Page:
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      ACM Maneuvering Tactics


         During W.W.I, when air battles were in their infancy, not much attention was paid to the actual formation of the flight. Most of the time, aircraft were lined up like marching solders and sent off to battle. By the end of the war though, the U.S. and other countries adopted the "V" or Vic formation as the standard flight pattern. During the Spanish Civil War, the Germans were using Spain as a tactics and stratagy training ground. From this, several new tactics were formed surrounding the use of fighter formations. The Germans created the "Rotte" formation where 2 ships hung loosely from each other in sort of an exagerated echelon formation. This allowed the German pilots a greater field of view to spot aircraft planform. It also kept attackers from sneaking up on the formation. The British and Americans adopted a form of this formation called the "finger four".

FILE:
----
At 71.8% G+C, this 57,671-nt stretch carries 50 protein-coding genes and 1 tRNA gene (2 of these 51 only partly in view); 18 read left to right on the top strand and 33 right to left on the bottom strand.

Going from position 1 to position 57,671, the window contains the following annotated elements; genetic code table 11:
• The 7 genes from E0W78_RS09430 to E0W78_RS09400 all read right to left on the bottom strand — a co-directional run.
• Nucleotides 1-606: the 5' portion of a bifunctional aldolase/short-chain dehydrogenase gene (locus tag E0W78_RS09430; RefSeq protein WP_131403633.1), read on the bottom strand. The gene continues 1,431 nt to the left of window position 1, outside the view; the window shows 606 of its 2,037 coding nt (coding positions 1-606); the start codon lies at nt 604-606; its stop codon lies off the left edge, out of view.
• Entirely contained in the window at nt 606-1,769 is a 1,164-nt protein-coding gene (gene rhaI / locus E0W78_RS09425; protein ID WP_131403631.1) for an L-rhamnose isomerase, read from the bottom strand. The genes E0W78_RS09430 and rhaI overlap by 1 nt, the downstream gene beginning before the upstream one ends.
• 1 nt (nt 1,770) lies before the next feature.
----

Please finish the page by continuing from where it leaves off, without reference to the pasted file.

Today, there are several formation patterns used separately by the Air Force, Navy, and even the Army. The best formation patterns for the FA-18 Hornet arena are the Echelon Formation or the Combat Spread. The Echelon Formation places the wingman behind and staggered to the right or left of the wingleader. The wingman is also at a slightly lower altitude. Distance is usually 200 to 300 ft seperation

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         The Combat Spead formation puts the wingman flying abeam or beside the wingleader at a slightly lower altitude. This is also called Line-Abreast Formation. Distance again is usually 2000 to 3000 ft seperation. The purpose of the lower altitude is to give the wingleader room to maneuver in case of a needed quick break turn or such.

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